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HealthInfo Waitaha Canterbury

Heart murmurs in children

A heart murmur is a sound made by blood flowing in or near the heart. Your doctor or nurse can hear these sounds when listening to your child’s chest with a stethoscope.

Heart murmurs can be present at birth (congenital) or develop later in life.

Most heart murmurs are innocent (harmless), caused by blood flowing through different parts of the heart. These are common and do not need any treatment.

Possible heart problems

Sometimes a heart murmur can be a sign of a problem with the heart. In children this is usually a problem with the valves in the heart or structure of the heart (congenital heart disease). If a child has a heart problem, they may have symptoms such as cyanosis (a bluish tint to the skin, fingernails or lips), fast breathing, poor feeding and poor weight gain. They may be unable to exercise and they may sweat excessively.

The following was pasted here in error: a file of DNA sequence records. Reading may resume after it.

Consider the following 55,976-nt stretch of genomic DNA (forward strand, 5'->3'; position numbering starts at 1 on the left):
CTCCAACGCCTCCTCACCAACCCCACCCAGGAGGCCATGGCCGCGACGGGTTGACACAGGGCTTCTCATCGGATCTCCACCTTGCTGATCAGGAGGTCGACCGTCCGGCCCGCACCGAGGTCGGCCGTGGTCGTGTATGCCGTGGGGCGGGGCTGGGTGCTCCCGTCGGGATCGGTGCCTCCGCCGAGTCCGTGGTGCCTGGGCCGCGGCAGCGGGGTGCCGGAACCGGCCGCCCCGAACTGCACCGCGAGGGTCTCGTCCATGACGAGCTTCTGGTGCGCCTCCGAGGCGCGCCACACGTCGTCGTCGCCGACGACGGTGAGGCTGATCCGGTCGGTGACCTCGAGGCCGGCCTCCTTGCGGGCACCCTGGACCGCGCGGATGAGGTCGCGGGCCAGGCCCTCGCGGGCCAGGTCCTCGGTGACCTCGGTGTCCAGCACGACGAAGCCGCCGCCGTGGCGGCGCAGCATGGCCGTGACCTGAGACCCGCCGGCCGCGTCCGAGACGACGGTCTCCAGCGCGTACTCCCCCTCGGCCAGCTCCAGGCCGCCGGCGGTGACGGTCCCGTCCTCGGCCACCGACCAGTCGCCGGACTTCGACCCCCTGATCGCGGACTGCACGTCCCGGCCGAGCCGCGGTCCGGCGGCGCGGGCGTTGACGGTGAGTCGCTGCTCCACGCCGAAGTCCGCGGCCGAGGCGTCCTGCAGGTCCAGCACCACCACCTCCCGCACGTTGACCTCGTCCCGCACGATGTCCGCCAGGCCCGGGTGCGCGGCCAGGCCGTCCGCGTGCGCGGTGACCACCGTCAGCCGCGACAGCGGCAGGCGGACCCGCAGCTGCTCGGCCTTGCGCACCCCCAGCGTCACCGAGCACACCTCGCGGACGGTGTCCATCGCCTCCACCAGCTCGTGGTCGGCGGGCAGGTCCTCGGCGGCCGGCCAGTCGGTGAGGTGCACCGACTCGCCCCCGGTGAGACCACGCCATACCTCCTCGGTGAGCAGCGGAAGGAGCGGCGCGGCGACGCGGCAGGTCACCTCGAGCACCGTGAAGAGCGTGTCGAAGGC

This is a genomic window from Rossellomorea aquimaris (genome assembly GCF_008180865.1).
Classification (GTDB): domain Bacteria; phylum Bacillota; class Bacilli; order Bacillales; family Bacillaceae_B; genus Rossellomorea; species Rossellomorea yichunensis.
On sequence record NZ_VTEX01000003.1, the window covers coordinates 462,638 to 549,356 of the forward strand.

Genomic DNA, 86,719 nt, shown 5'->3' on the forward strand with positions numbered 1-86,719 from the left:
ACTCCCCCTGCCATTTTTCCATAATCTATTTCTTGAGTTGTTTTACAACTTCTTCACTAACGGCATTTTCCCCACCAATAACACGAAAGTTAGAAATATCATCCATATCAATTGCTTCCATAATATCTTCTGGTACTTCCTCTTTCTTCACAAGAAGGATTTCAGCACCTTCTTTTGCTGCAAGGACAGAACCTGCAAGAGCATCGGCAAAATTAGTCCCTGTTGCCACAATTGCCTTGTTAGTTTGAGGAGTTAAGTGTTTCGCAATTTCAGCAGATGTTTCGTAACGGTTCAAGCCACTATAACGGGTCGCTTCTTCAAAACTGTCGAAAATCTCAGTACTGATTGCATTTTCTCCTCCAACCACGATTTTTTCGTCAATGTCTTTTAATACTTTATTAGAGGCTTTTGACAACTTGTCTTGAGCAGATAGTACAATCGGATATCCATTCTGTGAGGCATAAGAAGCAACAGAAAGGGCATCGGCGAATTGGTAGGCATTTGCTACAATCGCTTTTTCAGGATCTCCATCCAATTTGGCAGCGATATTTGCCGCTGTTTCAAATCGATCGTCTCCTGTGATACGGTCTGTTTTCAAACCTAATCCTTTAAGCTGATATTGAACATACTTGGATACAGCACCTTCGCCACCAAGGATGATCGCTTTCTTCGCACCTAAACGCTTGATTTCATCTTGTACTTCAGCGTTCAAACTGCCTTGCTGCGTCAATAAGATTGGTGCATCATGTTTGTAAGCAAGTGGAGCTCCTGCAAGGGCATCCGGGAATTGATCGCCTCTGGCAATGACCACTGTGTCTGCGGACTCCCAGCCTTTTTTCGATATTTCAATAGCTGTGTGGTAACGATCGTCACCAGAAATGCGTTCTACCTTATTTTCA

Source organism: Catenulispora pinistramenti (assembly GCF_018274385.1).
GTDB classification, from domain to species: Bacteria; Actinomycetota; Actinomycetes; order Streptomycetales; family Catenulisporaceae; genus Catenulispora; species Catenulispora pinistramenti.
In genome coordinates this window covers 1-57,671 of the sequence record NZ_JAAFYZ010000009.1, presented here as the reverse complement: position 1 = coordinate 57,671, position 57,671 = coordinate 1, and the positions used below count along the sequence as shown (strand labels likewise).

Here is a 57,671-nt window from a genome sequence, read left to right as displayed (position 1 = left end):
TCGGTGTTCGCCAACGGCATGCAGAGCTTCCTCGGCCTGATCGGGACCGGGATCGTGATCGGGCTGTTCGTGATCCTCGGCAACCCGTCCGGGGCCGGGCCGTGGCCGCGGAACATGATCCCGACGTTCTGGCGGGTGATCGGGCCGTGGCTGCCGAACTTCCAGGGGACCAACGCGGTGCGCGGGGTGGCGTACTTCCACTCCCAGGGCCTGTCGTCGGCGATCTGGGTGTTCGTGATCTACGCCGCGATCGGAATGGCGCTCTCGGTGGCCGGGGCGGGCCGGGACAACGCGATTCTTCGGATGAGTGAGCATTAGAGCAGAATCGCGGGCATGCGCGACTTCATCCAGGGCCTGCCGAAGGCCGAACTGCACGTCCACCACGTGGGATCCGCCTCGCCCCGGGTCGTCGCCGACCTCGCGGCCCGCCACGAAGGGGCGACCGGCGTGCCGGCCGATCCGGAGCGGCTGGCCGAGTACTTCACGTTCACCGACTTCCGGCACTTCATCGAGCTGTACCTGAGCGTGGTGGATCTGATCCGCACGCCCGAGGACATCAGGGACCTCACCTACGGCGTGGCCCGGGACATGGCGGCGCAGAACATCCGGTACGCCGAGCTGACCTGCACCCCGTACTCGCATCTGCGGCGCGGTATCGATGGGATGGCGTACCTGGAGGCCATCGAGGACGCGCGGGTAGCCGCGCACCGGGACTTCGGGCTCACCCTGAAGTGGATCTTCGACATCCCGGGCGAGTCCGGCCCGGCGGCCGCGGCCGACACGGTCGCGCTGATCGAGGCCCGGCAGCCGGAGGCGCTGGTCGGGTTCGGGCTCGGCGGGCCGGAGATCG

If your child has symptoms of a heart problem or if your doctor is concerned about a heart murmur they will arrange further tests. These will include an echocardiogram which uses ultrasound to get a picture of the heart.

Innocent heart murmurs

If doctors listen to children's hearts in quiet conditions, they often hear innocent murmurs. These murmurs come and go and vary with breathing, heart rate and the position of the child. Innocent murmurs are louder when the heart is beating faster than usual, such as when your child's anxious or has a temperature.

These murmurs are caused by the sound of blood flowing through different parts of the heart. As children's hearts are smaller and beat faster than adults' hearts, these noises are more likely to be heard. The murmurs usually disappear later in childhood.

An experienced doctor will recognise the noise of an innocent heart murmur as being different to one caused by a heart defect. Further testing is not needed but sometimes the doctor will ask to listen to the child's heart again when they're well or older.

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Written by HealthInfo clinical advisers. Last reviewed July 2021.


Page reference: 120671

Review key: HIHMC-120671